A new store has opened in Olde Towne East at 78 Parsons Avenue. Opal Stackhouse will be stocked with lots of home goods, art, vintage goods, handmade items, tools and hardware and other things that showcase what the group at Chop Chop gallery is working on. It’s located in the 500 square foot front room of Chop Chop gallery. Ashley Puckett is filling the shop with lots of things that are hard to find on your own. I stopped in during her soft opening at the end of January and saw the beautiful kitchen cart made by Aaron Klamut using all reclaimed materials for sale at just under $1,000. A very unique and special piece of history to have in your home. I recently spoke with Ashley about her shop and what she hopes to offer the neighborhood.
AE: Please share with us your background.
AP: I’m a painter (abstract) with a BFA (Denison) in art, a co-founder of Chop Chop gallery (est. 2006) in Olde Towne East, and I spend most of my time rehabbing my house on the near west side. I organize and curate the shop and I do the bulk of the hunting and gathering for it, but I have a network of seasoned hunters and gatherers who contribute pieces to the shop. Scott Williams, and Craig Dransfield (co-founder of Chop Chop) extend their skills and donate finds to Opal Stackhouse, as well. The three of us have worked together as a creative group in the past on a range of projects and hope for Opal Stackhouse to serve as showroom and landing ground for all things creative that we do.
AE: Where does the name Opal Stackhouse originate?
AP: It’s a family name. Opal Stackhouse, who gave up my mom up for adoption, was my mom’s biological mom. She was someone I never knew, my own true blood. If she is alive, she is in her early ’80s–and most likely in Indiana or Colorado (long story). I like the story behind her name, but I like her name more. It’s a killer name isn’t it?
AE: Why did you decide to locate in Olde Towne East?
AP: Craig Dransfield and I started Chop Chop in 2006, and had the space so it just made sense. I like the neighborhood, I like the history of the place. The neighborhood is full of quirky characters like Larry (I have no ides what his last name is) and it has a gritty charm. Most every place that’s moved into the neighborhood since we did has been great. I love our neighbors Upper Cup, which opened last September, Cap City Tattoo, the coffee shop/sandwich shop Portico, and Carabar, is my favorite bar in Columbus.
AE: What kinds of goods are in your mix?
AP: Vintage, reclaimed (from flea markets, estate sales, etc.), and handmade home furnishings, tools and hardware, artwork, and wooden tool boxes–things with years of history and things made yesterday. I have everything from antique mirrored glass and a 1950s dental cabinet (tools included) to a granite bench and a boxwood ottoman. I also have letterpress pieces, meat grinders, pencil sharpeners, animal masks (from Latvia), ceramic animals, vintage pins and buttons, lots of paper goods, classic industrial furniture, and one-of-a-kind lamps. Those sorts of things.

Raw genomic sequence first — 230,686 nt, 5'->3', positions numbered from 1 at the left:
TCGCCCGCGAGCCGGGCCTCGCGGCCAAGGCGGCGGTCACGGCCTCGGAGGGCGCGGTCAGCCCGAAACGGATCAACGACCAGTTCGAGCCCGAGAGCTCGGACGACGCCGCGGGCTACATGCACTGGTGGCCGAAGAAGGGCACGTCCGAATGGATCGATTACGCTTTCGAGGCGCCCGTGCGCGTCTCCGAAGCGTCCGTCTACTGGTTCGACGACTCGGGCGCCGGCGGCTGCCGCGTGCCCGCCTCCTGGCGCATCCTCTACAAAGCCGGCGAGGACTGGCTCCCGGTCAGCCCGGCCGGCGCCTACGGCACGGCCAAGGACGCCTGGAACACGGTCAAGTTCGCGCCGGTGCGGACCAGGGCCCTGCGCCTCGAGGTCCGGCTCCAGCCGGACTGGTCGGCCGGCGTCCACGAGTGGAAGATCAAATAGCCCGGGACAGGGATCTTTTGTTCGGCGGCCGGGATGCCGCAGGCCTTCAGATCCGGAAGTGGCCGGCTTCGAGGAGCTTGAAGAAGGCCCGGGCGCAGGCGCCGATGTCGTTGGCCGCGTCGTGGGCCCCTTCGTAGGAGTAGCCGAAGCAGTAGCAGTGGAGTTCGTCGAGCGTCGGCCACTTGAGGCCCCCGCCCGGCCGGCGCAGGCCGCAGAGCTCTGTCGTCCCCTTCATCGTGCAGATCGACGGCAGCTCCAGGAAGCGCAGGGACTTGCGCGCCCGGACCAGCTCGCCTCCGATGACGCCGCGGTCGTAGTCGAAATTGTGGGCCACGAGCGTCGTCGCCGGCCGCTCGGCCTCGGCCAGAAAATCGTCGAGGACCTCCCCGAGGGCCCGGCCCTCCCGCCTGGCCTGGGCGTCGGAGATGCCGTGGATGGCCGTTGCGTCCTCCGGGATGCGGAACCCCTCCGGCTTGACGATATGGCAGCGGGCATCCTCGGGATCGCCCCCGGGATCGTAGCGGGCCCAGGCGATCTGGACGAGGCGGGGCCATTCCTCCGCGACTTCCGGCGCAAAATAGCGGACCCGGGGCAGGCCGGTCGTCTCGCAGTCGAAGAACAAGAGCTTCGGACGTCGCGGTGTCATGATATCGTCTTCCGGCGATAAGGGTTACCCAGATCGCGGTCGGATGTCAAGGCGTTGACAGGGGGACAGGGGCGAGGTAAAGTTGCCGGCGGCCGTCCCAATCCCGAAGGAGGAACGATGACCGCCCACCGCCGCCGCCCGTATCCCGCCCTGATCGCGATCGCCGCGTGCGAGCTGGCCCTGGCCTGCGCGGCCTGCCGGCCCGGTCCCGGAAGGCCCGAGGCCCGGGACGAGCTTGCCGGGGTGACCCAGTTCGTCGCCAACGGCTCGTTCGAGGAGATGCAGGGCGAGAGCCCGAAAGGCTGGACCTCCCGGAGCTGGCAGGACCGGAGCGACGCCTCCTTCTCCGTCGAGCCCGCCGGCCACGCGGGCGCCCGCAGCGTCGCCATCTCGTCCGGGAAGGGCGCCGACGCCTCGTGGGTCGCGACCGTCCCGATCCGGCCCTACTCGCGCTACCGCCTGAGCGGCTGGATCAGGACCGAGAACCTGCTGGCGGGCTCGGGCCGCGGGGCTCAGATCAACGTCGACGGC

AE: What are your hopes for the shop?
AP: I hope people stop in and appreciate the goods, but I’d love to see people stop by and buy the goods. I stock lots of things you have to go way out of your way to find on your own. I’m excited about creating a retail environment that taps the spirit of Chop Chop gallery. I like to think Opal Stackhouse emits the same style and edge, but also is just a great place to buy a cool lamp, step stool, or a book about love birds. I’m also excited to work on photo shoots and window displays and support local artists and artisans. I hope to be a source for that one-of-a-kind piece that will start a conversation in your home.
AE: Tell me about the local products you offer.
AP: My goal is to carry 75% original and local artwork, picture frames, ceramics, furniture, and housewares (blankets, pillows, tea towels, etc.). Right now, it’s about 50% local/50% “found” vintage and antique goods. I’m carrying custom-made tables by Craig Dransfield and Scott Williams, restored lamps (with Edison bulbs) by Scott Williams, and a gorgeous, bomb-proof industrial kitchen cart made of all found materials by Aaron Klamut, bassist in the Nathan Snell & the Country Sound band.
AE: Who are some of the artists you are currently featuring?
AP: Local photographer Michelle Maguire made the UFOs that are in the window, and her prints of the UFOs are for sale. (She also made some paper mache chicken legs that are, I’d say, perfect for Valentine’s Day.) I’m featuring paintings by Jen Wood and illustrations by Martin Blenkinsopp (both of Columbus). I also have life-size (five-feet-tall) paper ’60s casino advertisements, recent abstract paintings of my own (4×4-feet paint-on-wood), and silkscreened T-shirts, prints, and textiles all designed and made by Craig Dransfield and me.
AE: You’ve been a part of the Summer Fleas, will you still be participating in those? What other events will you be a part of?
AP: Yes, the Summer Flea in the Short North is a good time. I love seeing people make spontaneous, impulse purchases, especially if it’s something you can’t find anywhere else. Scott Williams, Craig Dransfield, and I started selling last year at central Ohio flea markets, including the Scott Antique Market shows at the Ohio State Fairgrounds. I love the DIY, organic spirit of the Summer Fleas, and I hope to continue participating in such events.
Storefront photos (at top and featured image) of Ashley Puckett and Opal Stackhouse are courtesy Michelle Maguire.